Barry Flinchbaugh, a beloved figure during a 49-year career in agricultural policy at Kansas State University and in national farm politics, was inducted posthumously into the National Agriculture Hall of Fame on Oct. 5.
Flinchbaugh, who passed away in November 2020, was represented by his wife, Cathy, during ceremonies held in Bonner Springs, Kansas.
Flinchbaugh was well known as one of the country’s leading experts on agricultural policy and agricultural economics. For more than four decades, he was a top advisor to politicians of both major political parties, including Secretaries of Agriculture, chairs of the House and Senate Agriculture committees, and numerous senators and state governors.
He was involved to some degree in every U.S. Farm Bill written since 1968 and served on many national boards, advisory groups and task forces, providing input on domestic food and agricultural policy.
“When it comes to agricultural policy in Kansas, the United States and internationally, say one word — Flinchbaugh — and anyone who has been involved in any way with or studied agricultural policy in the last half century knows exactly who you are talking about,” said Mike Seyfert, a former Flinchbaugh student who is currently the president and Chief Executive Officer of the National Grain and Feed Association.
“Barry was not political with a capital ‘P’, but his fingerprints were on virtually every piece of major agricultural legislationfor a 50-year period.”
Kansas Secretary of Agriculture Mike Beam called Flinchbaugh “a continuous student of the current financial status of the American farmer.”
“He was a shining example of being non-partisan and fact-based when reacting to agricultural policy concepts. His authority on agricultural issues made him a trusted advisor to many people in the policy arena.”
Flinchbaugh served as chair of the Commission on 21st Century Production Agriculture, which was authorized in the 1996 Federal Activities Inventory Reform (FAIR) Act, also known as the Freedom to Farm Act.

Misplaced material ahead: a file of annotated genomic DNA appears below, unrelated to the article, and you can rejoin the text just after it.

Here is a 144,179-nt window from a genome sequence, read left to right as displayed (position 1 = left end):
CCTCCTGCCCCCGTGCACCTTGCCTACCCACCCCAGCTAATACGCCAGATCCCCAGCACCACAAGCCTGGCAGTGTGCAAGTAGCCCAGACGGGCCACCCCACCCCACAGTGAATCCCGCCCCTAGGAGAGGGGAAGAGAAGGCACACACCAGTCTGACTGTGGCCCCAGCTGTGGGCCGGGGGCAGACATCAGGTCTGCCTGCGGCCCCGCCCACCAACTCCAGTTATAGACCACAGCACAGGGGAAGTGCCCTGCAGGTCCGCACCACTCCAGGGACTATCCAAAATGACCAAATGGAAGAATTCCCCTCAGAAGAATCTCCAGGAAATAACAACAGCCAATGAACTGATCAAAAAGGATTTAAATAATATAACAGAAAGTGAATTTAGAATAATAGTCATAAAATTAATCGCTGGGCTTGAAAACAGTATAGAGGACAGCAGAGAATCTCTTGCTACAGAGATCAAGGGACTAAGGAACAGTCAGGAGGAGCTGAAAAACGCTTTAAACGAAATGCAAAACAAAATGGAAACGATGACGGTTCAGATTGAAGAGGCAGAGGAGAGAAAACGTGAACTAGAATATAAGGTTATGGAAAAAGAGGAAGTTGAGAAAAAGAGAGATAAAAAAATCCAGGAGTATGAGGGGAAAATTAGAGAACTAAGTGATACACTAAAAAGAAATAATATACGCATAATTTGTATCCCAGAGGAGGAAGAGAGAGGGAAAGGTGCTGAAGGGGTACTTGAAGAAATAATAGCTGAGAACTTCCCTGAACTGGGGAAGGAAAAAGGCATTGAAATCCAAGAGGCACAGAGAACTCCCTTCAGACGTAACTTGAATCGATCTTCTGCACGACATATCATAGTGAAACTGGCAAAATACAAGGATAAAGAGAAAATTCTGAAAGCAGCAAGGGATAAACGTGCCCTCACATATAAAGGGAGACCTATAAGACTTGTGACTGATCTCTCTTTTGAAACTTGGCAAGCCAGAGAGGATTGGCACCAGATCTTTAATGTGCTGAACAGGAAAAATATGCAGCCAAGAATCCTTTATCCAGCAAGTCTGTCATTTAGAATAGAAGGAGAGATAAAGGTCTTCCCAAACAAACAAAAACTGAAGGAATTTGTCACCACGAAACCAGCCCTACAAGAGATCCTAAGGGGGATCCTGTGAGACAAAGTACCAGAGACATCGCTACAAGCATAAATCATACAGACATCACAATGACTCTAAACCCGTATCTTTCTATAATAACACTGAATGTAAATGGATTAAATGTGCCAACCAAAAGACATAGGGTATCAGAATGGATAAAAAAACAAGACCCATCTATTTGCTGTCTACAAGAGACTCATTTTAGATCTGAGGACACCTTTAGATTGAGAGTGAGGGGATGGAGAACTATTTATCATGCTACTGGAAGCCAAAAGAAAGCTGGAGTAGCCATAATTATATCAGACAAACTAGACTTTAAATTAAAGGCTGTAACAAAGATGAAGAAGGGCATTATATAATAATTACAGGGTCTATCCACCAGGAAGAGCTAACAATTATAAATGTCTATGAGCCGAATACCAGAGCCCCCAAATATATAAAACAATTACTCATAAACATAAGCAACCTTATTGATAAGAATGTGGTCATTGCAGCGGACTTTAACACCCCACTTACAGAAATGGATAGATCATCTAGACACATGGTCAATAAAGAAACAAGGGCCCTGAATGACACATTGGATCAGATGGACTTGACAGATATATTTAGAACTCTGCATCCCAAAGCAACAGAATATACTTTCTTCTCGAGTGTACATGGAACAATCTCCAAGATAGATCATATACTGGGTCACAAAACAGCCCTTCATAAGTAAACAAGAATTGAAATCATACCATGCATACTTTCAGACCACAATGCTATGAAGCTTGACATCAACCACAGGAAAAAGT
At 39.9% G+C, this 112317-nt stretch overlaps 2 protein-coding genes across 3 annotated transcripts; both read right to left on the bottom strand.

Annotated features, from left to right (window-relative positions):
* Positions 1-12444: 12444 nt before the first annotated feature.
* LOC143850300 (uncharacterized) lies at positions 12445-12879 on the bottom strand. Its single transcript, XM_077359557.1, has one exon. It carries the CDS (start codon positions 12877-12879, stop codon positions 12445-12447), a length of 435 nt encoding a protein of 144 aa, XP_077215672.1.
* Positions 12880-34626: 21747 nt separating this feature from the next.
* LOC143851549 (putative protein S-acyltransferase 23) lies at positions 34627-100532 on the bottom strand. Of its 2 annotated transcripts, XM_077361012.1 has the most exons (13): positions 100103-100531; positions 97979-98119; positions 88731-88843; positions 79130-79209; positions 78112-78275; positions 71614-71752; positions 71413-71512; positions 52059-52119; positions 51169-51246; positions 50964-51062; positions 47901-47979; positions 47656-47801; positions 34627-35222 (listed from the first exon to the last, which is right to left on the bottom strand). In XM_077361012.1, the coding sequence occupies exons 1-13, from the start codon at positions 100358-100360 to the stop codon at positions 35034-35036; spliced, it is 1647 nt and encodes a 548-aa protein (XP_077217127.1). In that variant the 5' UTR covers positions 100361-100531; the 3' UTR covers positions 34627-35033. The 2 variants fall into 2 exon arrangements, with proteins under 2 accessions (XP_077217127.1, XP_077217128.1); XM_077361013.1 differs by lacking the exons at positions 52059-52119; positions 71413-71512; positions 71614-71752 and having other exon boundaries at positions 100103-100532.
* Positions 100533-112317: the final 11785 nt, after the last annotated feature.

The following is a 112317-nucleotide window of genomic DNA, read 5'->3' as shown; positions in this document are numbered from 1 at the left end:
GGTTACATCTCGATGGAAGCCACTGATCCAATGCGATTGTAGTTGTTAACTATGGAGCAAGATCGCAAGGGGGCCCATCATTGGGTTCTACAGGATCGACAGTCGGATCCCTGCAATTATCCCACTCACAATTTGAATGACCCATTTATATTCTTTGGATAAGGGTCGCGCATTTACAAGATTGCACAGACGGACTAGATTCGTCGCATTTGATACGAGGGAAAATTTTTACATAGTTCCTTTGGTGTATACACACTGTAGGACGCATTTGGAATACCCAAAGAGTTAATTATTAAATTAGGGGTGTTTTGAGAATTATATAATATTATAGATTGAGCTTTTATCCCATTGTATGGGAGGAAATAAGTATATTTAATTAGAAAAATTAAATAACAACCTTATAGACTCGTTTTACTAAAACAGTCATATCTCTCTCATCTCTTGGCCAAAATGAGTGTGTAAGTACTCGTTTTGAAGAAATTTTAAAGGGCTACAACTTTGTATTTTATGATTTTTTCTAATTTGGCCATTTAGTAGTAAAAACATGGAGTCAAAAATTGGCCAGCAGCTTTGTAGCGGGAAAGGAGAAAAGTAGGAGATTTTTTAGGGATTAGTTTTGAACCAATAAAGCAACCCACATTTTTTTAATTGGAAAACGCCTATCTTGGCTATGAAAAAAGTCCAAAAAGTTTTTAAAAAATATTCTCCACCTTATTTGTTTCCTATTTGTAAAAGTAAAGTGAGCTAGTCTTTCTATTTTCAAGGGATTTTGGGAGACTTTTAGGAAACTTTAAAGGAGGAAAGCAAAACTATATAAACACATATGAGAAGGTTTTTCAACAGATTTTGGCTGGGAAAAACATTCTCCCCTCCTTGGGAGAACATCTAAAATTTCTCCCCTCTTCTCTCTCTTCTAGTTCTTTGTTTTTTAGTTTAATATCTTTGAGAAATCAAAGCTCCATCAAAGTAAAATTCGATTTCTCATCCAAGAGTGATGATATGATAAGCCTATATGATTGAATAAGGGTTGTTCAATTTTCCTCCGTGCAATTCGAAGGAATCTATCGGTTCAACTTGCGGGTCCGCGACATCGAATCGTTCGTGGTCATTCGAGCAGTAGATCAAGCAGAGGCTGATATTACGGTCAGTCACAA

“There were leaders who loved Barry and there were some who he made mad as hell,” Seyfert remembers. “But they all agreed that he was one of the brightest minds he ever met.”
Since coming to Kansas State University in 1971, Flinchbaugh taught a 400-level course in agricultural policy and served as an agricultural economist for extension. He taught more than 5,000 students, and his former students include governors, members of the house and senate, staff for agricultural trade organizations, lobbyists, professors, deans, county commissioners and school board members.
He is remembered for his impactful storytelling style and his tremendous commitment to his students and those he served throughout the state. Until his death in 2020, Flinchbaugh received approximately 100 speaking invitations a year and authored 100-plus publications, including an agricultural policy textbook.
“He was one of a kind; there will never be another Barry Flinchbaugh,” said Ernie Minton, the Eldon Gideon Dean of K-State’s College of Agriculture. “I don’t believe any incoming faculty member would be able to pull off what Barry pulled off so expertly for so many years.”
Flinchbaugh was inducted into this year’s National Agriculture Hall of Fame class alongside fellow Kansan Junius Groves, who was born into slavery but built a successful farm and other other businesses near Edwardsville, Kansas in the early 1900s; and Fabiola Cabeza de Baca, a Spanish-speaking pioneer in agriculture and the cooperative extension service in New Mexico prior to her death in 1991.
Cathy Flinchbaugh said her late husband “would just love” being recognized by the Hall of Fame.
“He was so involved with agriculture that this would be the highlight of his career,” she said.
The National Agricultural Center and Hall of Fame was chartered by the U.S. Congress in 1960 to serve as the national agricultural museum and memorial to farming leaders. Its mission is to provide education on the historical and present value of American agriculture, and to honor leadership in agribusiness and academia.